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Paw Paw & Lady Love


It was excruciating for Daniel. At North Hollywood High School, shortly before he asked to be home-schooled, a classmate approached him. “Dude!” he said. “Your mom is so fucked up! What is she on?”

At least as degrading for Anna Nicole was an appearance on Howard Stern’s (no relation) radio show. Stern was incredulous about her weight gain; he called her a “big fat porker.” As soon as she walked into the studio, he urged her to step on a scale. He guessed her weight at 300 pounds. She left the interview in tears.

In 2005, the U.S. Court of Appeals overturned the lower federal courts, agreeing with Pierce that they had overstepped their bounds. Anna Nicole’s lawyers petitioned the U.S. Supreme Court. That fall, she traveled to Vermont to shoot a B-movie called Illegal Aliens, about three aliens, a holographic mentor, transvestites, and an intergalactic villain played by the female WWE performer Chyna. Anna Nicole was in a hotel room having her makeup done, Daniel lying on the bed, when Howard burst in. “The Supreme Court said yes!” he shouted. The court had agreed to consider their case. They were going to Washington. He was ebullient.

Any enthusiasm on her part was tempered. It had been a decade since the death of J. Howard, and the years of legal wrangling had taken their toll. She had, in fact, contemplated giving up the case several times. Each time, those around her convinced her she’d gone too far to stop now.

Much had changed since her reality-show days three years earlier. She had lost 69 pounds—the result, she would claim, of a diet pill called TrimSpa, for which she’d become the heavily publicized spokesperson (she did not advertise her additional aids, such as the human growth hormone, B12, and immunoglobulin she injected with regularity in her buttocks). She also had a new boyfriend, Larry Birkhead, a young photographer from Kentucky with frosted blond hair. She told him she thought they’d “make a beautiful baby together.”

Within months of their meeting, Larry moved into Anna Nicole’s airy three-story Studio City house. Howard was also there, preparing for the Supreme Court case; often he slept on the couch in the open living room below their bedroom. The atmosphere was awkward, particularly for Daniel. He’d enrolled in Valley Community College for business, but was missing classes and doing poorly. For the first time in their lives, mother and son began fighting.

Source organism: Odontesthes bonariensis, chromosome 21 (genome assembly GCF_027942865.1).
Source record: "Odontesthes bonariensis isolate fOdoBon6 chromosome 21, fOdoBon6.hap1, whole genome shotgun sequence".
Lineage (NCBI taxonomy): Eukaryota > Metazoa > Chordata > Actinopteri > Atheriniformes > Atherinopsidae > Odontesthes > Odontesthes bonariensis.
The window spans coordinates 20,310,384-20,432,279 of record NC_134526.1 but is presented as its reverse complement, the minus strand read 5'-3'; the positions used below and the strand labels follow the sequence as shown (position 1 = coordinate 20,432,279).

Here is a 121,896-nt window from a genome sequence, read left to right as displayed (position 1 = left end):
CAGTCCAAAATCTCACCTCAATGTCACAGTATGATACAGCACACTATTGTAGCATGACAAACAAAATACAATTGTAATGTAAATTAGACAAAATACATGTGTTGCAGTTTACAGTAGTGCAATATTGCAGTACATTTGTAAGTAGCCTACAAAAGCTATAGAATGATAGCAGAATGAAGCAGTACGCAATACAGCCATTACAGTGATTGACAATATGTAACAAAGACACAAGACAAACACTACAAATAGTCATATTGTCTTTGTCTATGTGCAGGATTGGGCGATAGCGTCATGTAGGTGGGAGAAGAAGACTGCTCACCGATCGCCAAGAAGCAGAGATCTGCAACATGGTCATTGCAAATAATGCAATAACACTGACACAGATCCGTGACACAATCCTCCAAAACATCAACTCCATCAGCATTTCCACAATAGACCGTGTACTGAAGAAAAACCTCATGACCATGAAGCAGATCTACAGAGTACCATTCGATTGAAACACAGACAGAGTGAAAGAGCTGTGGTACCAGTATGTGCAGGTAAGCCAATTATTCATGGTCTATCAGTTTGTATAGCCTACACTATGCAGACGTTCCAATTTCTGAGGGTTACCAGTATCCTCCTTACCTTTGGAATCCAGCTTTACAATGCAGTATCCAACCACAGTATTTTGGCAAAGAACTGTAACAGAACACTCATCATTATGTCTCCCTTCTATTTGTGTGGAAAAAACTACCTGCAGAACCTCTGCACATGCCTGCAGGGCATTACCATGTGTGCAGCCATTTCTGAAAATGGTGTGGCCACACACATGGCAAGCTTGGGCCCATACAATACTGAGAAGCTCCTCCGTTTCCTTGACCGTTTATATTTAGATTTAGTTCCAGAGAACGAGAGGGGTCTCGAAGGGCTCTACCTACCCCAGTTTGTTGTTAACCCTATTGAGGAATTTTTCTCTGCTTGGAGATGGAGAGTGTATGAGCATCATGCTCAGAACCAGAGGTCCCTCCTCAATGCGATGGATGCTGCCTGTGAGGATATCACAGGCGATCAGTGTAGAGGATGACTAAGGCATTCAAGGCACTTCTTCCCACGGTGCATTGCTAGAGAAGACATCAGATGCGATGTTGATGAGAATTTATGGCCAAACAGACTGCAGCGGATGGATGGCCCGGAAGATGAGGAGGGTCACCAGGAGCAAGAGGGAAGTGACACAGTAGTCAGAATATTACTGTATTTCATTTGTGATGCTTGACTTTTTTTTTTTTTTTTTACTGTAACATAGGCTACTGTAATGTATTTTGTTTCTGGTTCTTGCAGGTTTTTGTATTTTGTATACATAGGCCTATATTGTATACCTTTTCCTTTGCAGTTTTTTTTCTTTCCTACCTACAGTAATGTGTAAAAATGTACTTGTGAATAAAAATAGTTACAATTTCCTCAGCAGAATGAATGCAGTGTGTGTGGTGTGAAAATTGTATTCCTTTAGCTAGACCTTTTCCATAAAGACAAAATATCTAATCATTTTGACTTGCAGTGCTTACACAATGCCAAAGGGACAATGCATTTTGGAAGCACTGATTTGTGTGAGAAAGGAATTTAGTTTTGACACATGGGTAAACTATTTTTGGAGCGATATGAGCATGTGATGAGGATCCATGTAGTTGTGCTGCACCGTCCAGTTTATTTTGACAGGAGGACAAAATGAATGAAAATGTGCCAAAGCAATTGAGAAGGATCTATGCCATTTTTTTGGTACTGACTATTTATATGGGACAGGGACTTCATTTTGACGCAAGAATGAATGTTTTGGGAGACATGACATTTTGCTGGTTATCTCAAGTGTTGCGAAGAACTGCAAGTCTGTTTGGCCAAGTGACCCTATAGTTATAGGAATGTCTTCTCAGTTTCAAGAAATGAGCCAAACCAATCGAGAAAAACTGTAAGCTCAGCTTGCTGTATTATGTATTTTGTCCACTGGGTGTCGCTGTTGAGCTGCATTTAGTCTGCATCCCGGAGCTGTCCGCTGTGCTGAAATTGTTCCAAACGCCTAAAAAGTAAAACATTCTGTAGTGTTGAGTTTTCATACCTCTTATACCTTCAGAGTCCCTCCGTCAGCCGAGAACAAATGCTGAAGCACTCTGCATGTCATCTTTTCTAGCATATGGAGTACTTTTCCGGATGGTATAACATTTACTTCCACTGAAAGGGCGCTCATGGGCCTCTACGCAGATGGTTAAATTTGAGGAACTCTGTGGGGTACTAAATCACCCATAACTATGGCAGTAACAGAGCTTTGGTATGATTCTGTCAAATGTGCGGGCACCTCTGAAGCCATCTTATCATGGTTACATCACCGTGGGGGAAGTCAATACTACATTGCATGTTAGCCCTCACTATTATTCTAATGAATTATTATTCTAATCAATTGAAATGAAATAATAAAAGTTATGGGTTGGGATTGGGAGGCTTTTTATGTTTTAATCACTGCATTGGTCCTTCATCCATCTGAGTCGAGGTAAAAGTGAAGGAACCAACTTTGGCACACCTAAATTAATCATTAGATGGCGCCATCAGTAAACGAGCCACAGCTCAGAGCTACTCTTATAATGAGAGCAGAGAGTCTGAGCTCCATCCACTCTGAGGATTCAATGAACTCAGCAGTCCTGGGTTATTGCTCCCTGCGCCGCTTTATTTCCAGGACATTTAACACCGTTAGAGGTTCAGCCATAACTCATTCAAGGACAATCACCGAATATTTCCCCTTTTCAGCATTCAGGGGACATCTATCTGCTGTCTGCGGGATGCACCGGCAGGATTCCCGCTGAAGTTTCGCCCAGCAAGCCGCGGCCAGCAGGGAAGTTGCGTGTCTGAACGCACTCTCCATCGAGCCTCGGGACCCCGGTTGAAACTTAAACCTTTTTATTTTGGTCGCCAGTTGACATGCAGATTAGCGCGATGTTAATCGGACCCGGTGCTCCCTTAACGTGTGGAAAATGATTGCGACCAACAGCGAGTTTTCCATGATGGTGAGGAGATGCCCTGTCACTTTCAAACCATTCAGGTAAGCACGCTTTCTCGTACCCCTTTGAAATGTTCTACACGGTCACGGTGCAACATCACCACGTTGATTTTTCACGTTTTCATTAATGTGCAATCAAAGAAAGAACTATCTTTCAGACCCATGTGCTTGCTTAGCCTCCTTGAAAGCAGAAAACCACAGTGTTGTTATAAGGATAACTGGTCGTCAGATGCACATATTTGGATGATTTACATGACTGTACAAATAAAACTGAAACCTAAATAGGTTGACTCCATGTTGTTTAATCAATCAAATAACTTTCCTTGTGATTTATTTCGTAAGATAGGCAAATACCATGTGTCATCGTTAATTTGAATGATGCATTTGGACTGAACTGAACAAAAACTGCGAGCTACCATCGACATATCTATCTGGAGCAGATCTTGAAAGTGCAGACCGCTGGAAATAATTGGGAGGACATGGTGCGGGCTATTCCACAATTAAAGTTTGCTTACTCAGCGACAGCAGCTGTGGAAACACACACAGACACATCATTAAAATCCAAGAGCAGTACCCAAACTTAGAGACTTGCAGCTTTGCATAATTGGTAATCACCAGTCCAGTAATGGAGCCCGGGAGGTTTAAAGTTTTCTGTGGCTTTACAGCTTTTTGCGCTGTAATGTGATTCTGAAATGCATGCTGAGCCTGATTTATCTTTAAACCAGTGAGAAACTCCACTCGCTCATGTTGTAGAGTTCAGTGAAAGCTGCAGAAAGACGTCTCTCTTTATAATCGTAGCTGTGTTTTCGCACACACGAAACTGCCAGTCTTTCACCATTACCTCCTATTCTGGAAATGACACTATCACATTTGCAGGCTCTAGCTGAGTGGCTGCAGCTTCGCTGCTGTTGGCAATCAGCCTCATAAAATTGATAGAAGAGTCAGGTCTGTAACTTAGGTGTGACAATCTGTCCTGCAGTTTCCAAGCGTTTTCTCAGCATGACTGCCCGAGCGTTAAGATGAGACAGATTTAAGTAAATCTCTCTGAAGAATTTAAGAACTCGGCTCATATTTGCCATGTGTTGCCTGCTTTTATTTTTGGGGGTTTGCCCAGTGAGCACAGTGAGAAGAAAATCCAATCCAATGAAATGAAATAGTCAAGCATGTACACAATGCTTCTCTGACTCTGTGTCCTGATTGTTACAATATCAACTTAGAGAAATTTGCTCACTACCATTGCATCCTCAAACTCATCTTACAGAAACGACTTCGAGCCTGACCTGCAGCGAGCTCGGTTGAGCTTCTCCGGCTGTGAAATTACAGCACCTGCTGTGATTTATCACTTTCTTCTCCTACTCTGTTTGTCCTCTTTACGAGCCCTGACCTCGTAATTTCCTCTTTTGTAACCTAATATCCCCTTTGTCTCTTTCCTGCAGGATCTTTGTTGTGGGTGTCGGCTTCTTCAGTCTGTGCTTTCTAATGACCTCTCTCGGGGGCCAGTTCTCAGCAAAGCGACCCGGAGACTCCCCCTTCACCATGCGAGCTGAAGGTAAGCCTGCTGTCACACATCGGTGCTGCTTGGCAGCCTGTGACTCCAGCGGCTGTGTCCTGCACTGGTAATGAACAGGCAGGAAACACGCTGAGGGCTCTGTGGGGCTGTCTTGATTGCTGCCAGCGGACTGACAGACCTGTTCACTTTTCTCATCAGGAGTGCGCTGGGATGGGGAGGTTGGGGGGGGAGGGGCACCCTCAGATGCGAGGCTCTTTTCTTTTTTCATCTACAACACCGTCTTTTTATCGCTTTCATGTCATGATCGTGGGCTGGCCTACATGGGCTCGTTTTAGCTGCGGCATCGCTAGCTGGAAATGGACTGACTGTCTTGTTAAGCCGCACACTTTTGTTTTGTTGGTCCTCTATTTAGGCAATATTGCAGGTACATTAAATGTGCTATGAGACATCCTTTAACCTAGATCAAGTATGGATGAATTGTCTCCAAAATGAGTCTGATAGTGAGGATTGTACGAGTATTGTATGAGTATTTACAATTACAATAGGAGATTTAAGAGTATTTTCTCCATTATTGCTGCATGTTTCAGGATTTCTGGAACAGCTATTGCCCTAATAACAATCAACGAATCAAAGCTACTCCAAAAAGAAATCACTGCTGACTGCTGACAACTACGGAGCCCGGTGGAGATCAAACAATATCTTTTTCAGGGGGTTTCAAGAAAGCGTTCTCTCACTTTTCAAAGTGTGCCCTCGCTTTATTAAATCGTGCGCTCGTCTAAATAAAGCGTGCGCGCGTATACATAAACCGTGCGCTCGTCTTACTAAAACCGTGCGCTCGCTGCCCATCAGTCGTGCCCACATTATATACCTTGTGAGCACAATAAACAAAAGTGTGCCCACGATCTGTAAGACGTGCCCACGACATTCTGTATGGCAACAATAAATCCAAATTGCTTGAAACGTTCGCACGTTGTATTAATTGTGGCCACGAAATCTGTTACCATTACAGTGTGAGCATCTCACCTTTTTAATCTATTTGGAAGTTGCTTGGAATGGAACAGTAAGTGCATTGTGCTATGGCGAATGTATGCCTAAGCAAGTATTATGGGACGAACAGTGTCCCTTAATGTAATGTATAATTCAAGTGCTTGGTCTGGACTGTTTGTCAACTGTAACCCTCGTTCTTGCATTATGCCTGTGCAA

Anna became pregnant, miscarried, and became pregnant again. Her drug use persisted, and she and Larry fought over it frequently. Larry, like Daniel before him, had taken to dumping her pills down the toilet when she was not looking. One day, she could not find her bottle of methadone. She violently confronted Larry about disposing of it. He suggested they review the tape from the surveillance cameras installed throughout the house. They did, and several minutes in they saw Daniel walk into her room, take the bottle, and walk out.

Four months into her pregnancy, she became paranoid for her baby’s health and abruptly ceased all her medications. She entered withdrawal and was admitted to ­Cedars-Sinai, where a psychiatrist suspected that she suffered from borderline-personality disorder. Her hospital room offered an odd scene: Larry and Howard, each jockeying to care for her. Howard, Larry would later say, gave her additional drugs from her bag when she asked for them. At one point, Larry recalls, Anna was preparing a baby book, and there was a spot calling for the father to record his thumbprint. She summoned them both over. In the spot for father she pressed Larry’s; nearby she pressed Howard’s and wrote “uncle.”

The day after she left the hospital, she went to her general practitioner, who re-prescribed the medications she’d just detoxed from. She and Larry continued arguing. She told him she wanted him out of her life. He left, and later talked about her in the press—making her furious.

Daniel, meanwhile, became increasingly unstable. He started drinking and talking back. (When Howard mocked him for his presumed virginity, he shot back: “I don’t know why you’re worried about me. You’ve been around my mom for twelve years and haven’t had any pussy either.”) One evening, he destroyed his bedroom in a fit of anger. When he began staying out all night, not telling his mother where he was going, she decided she had had enough. Ray Martino, with whom Daniel stayed in touch, agreed to let him stay in his apartment in the Valley.

“They’re driving me crazy,” Daniel told Ray. “I can’t fucking take it.”

On June 20, 2006, less than four months after he stood on the steps of the Supreme Court and vowed that his stepmother would not see a dime of his father’s estate, E. Pierce Marshall, 67, succumbed to what his family described as “a brief and extremely aggressive” infection.


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